Exercise and mental health experts have revealed the key benefits behind swimming in the sea, which include reduced stress, improved mental health and better long-term lung health.
The Vitamin Sea project, created by Island Cottage Holidays, also asked experts for their top tips for staying safe when taking up open water swimming, and looked at key metrics across the UK’s swim-friendly beaches to see where’s best for those looking to take a dip.
According to David Sautter, NASM-Certified Personal Trainer, the top three physical and mental benefits of open water exercise are:
- Improved cardiovascular health through giving our heart and lungs and workout.
- The release of feel-good dopamine and serotonin for a mood-boosting effect.
- Relaxed muscles due to reduced joint stress when underwater, opposed to on land.
These improvements on mental and physical health can’t be understated – particularly given that the latest Sport England Active Lives survey revealed pandemic pool closures and reduced capacities saw 2.2 million people unable to participate in their usual routine.
For Sarah Rose De Vore, Wellness Travel Coach, swimming in the sea has clear advantages due to increased salt levels and low-resistance waves. Her top benefits include:
- Increased iodine levels from swimming in salty water which is important for healthy thyroid function and immunity.
- Loosened tense muscles, as soaking in salt water alleviates achy joints and eases pain by reducing inflammation.
- Improved long-term lung health and eased sinus pressure through breathing in salty air.
- Maintaining long-term lung health has been a key concern over the last year with an increased focus on respiratory diseases, so incorporating sea swimming and spending time by the ocean is highly recommended from a wellness perspective.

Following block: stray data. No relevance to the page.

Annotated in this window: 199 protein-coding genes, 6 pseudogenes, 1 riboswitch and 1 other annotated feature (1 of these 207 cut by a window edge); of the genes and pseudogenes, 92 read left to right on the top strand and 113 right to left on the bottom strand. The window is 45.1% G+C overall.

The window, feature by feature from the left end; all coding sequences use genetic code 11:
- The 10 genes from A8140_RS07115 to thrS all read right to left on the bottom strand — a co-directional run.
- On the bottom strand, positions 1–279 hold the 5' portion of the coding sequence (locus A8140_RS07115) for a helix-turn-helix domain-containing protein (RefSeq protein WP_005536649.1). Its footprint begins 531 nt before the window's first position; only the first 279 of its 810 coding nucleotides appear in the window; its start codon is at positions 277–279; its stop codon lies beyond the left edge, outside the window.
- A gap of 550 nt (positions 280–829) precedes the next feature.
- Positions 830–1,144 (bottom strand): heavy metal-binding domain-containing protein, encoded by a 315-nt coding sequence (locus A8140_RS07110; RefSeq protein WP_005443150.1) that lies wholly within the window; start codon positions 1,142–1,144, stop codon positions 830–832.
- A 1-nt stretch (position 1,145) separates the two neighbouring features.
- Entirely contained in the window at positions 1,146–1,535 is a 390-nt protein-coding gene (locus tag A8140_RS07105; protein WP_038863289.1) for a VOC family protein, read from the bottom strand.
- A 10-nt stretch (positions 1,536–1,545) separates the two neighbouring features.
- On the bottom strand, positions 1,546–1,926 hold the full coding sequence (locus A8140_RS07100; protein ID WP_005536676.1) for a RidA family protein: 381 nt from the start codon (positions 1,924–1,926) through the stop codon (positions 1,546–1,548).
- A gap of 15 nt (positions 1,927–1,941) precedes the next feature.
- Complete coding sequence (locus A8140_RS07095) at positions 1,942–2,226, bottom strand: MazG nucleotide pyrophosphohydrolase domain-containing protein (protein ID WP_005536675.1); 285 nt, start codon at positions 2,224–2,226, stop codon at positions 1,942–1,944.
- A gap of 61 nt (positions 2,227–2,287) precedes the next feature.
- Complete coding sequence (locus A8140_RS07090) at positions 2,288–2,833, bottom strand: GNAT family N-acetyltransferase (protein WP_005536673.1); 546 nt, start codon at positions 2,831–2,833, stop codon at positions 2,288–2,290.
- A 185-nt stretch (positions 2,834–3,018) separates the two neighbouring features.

And it’s not just physical benefits that can make a real difference to our drops in our wellbeing over the last year – Charted Psychologist Dr Gregory Warwick highlights the following mental health benefits:
- Reduced anxiety and depression due to slower heart rate and reduced stress hormone production.
- Reduces the risk of relapse with pre-existing mental health difficulties through long-term and regular cardiovascular exercise.
- Before looking to take up sea swimming, there are some key considerations which PT David Sautter highlights, saying: “Always check weather reports and ocean conditions before attempting an open water swim, especially if you’ve never done it before.
“Breathing in open water is going to require some getting used to. You’ll need to try to experiment with breathing on both sides of the body instead of the one side you’re accustomed to.
Your body might require some getting used to water temperature so I’d recommend starting out with a wetsuit, which will dramatically cut down on the cold.”
He also recommends that Brits build up their endurance in a pool before tackling an open water swim, and start with basic drills such as swimming to a specific target in the ocean, to ensure they’re not pushing themselves beyond their limits.
Shannon Keary, Digital PR Manager at Island Cottage Holidays, weighs in on the study: “With so many people’s regular exercise routines being disrupted over the last year, it’s really encouraging to see that there are easily-accessible alternatives – such as open water swimming – that can reap positive mental and physical benefits.
“With staycations expected to see another increase this year amidst travel restrictions, now is a great time for people to take up sea swimming when staying by the beach – as long as they make sure to check weather reports and sea conditions to ensure they’re staying safe.”
The study also pinpointed three of the top beaches in the North and South for sea swimming, as identified by National Geographic, and compiled data on average temperatures and water quality, to help Brits decide where’s worth taking the plunge.
To see the full results of the Vitamin Sea study, head over to Island Cottages website: